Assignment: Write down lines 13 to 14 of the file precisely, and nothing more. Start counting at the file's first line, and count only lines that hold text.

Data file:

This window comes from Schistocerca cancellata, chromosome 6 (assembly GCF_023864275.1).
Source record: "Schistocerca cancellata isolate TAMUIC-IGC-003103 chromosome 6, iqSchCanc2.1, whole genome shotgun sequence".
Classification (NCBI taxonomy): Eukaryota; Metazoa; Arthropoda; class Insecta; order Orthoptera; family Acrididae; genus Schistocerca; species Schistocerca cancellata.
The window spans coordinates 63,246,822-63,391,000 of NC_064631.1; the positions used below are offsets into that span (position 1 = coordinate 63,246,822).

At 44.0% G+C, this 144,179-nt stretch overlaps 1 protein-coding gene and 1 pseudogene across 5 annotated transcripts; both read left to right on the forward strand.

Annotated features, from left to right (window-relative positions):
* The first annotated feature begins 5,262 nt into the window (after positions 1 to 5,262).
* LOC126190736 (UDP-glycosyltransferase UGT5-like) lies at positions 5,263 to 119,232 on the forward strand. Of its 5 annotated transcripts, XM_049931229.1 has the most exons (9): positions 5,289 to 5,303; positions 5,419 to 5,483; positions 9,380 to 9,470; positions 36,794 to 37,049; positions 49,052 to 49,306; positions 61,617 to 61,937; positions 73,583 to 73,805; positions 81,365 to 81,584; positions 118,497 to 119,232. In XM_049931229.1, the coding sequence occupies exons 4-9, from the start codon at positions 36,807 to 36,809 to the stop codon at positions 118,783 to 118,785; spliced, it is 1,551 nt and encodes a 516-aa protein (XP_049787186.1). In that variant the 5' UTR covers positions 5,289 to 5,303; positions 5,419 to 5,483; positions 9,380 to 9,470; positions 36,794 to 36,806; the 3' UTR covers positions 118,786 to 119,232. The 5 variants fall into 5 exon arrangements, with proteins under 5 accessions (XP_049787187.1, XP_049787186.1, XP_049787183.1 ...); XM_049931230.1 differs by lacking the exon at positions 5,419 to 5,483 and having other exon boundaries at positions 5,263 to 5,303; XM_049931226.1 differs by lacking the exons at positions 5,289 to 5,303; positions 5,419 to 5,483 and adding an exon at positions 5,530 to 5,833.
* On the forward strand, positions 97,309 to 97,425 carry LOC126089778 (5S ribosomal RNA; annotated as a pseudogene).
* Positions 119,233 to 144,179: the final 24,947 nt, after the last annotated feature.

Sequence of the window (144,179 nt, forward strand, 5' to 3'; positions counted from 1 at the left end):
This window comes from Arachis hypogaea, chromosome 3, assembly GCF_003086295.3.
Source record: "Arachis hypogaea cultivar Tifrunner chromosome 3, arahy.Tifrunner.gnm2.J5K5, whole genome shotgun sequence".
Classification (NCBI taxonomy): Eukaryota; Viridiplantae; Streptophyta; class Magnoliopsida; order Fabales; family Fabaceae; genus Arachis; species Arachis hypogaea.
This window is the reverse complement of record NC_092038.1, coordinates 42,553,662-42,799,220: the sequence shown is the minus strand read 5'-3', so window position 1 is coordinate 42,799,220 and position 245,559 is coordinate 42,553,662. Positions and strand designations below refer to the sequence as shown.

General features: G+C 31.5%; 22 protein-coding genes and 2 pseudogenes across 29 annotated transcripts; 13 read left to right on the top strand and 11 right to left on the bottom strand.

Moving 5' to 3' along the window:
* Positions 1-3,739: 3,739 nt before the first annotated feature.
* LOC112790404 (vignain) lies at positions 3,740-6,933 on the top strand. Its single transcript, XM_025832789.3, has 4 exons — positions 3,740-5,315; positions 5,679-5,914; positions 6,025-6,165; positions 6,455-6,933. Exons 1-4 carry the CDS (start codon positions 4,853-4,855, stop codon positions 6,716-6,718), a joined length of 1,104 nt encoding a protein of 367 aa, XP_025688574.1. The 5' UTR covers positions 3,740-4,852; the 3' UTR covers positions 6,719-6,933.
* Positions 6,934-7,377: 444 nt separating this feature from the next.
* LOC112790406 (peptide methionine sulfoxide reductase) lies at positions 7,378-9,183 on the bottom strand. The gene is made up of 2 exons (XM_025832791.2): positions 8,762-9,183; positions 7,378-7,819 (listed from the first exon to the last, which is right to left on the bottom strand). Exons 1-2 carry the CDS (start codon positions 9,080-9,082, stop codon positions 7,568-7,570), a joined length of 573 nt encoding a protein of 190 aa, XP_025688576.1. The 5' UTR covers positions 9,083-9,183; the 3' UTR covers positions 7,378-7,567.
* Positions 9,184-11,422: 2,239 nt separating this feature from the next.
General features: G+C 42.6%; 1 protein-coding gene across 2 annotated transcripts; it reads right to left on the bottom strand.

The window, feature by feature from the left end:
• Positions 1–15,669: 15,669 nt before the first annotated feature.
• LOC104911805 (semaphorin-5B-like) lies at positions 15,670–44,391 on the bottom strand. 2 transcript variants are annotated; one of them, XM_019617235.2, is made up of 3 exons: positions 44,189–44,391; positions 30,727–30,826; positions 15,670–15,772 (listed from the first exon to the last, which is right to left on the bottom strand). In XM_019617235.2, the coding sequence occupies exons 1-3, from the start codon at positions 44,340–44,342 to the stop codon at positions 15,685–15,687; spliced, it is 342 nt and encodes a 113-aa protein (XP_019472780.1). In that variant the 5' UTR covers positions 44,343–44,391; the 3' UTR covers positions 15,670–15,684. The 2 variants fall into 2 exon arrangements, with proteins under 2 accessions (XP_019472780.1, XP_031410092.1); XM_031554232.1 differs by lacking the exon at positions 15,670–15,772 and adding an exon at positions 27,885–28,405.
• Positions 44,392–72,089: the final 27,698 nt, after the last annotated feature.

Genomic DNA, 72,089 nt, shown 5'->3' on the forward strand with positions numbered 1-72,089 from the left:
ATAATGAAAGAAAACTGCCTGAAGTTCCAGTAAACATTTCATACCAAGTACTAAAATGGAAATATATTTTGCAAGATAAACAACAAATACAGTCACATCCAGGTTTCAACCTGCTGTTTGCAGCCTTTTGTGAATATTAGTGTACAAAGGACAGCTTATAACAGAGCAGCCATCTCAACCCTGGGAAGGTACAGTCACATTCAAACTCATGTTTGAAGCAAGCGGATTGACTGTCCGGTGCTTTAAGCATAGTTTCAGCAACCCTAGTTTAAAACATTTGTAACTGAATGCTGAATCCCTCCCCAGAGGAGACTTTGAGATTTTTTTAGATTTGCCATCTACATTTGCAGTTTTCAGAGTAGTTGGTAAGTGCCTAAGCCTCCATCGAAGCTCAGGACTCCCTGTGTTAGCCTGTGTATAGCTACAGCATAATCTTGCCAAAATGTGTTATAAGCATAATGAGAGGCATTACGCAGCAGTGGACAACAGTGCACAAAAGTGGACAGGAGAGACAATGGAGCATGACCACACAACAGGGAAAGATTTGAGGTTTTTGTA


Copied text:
Source record: "Arachis hypogaea cultivar Tifrunner chromosome 3, arahy.Tifrunner.gnm2.J5K5, whole genome shotgun sequence".
Classification (NCBI taxonomy): Eukaryota; Viridiplantae; Streptophyta; class Magnoliopsida; order Fabales; family Fabaceae; genus Arachis; species Arachis hypogaea.